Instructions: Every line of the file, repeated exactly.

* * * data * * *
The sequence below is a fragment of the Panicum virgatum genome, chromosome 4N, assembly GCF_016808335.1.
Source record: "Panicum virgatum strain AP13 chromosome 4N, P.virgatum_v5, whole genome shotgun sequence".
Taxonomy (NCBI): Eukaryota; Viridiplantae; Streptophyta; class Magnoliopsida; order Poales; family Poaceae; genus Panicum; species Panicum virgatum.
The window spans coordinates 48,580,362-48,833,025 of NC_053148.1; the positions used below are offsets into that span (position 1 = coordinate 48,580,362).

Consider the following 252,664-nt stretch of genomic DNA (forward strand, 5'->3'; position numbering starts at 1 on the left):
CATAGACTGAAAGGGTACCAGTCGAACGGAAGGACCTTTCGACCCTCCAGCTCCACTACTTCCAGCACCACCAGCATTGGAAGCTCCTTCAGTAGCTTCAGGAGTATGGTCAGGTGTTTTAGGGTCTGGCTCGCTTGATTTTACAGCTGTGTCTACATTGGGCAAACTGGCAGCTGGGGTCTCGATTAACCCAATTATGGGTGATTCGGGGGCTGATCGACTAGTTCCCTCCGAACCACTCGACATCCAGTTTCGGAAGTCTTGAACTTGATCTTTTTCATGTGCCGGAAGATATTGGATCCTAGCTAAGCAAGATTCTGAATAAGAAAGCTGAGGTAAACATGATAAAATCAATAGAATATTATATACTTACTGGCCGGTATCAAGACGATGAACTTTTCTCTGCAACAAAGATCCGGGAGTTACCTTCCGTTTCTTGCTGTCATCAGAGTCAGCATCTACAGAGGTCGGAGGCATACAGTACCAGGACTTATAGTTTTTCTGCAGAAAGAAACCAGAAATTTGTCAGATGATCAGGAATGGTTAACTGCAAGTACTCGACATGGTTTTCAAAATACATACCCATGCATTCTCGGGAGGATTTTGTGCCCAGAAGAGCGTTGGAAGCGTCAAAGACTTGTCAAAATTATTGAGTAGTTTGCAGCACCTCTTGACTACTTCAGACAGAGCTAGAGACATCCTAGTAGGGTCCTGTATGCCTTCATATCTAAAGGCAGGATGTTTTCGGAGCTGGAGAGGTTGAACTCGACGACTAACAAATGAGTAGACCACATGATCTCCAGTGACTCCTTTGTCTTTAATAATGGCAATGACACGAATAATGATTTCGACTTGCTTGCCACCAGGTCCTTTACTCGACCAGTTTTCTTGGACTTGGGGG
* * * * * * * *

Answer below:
The sequence below is a fragment of the Panicum virgatum genome, chromosome 4N, assembly GCF_016808335.1.
Source record: "Panicum virgatum strain AP13 chromosome 4N, P.virgatum_v5, whole genome shotgun sequence".
Taxonomy (NCBI): Eukaryota; Viridiplantae; Streptophyta; class Magnoliopsida; order Poales; family Poaceae; genus Panicum; species Panicum virgatum.
The window spans coordinates 48,580,362-48,833,025 of NC_053148.1; the positions used below are offsets into that span (position 1 = coordinate 48,580,362).

Consider the following 252,664-nt stretch of genomic DNA (forward strand, 5'->3'; position numbering starts at 1 on the left):
CATAGACTGAAAGGGTACCAGTCGAACGGAAGGACCTTTCGACCCTCCAGCTCCACTACTTCCAGCACCACCAGCATTGGAAGCTCCTTCAGTAGCTTCAGGAGTATGGTCAGGTGTTTTAGGGTCTGGCTCGCTTGATTTTACAGCTGTGTCTACATTGGGCAAACTGGCAGCTGGGGTCTCGATTAACCCAATTATGGGTGATTCGGGGGCTGATCGACTAGTTCCCTCCGAACCACTCGACATCCAGTTTCGGAAGTCTTGAACTTGATCTTTTTCATGTGCCGGAAGATATTGGATCCTAGCTAAGCAAGATTCTGAATAAGAAAGCTGAGGTAAACATGATAAAATCAATAGAATATTATATACTTACTGGCCGGTATCAAGACGATGAACTTTTCTCTGCAACAAAGATCCGGGAGTTACCTTCCGTTTCTTGCTGTCATCAGAGTCAGCATCTACAGAGGTCGGAGGCATACAGTACCAGGACTTATAGTTTTTCTGCAGAAAGAAACCAGAAATTTGTCAGATGATCAGGAATGGTTAACTGCAAGTACTCGACATGGTTTTCAAAATACATACCCATGCATTCTCGGGAGGATTTTGTGCCCAGAAGAGCGTTGGAAGCGTCAAAGACTTGTCAAAATTATTGAGTAGTTTGCAGCACCTCTTGACTACTTCAGACAGAGCTAGAGACATCCTAGTAGGGTCCTGTATGCCTTCATATCTAAAGGCAGGATGTTTTCGGAGCTGGAGAGGTTGAACTCGACGACTAACAAATGAGTAGACCACATGATCTCCAGTGACTCCTTTGTCTTTAATAATGGCAATGACACGAATAATGATTTCGACTTGCTTGCCACCAGGTCCTTTACTCGACCAGTTTTCTTGGACTTGGGGG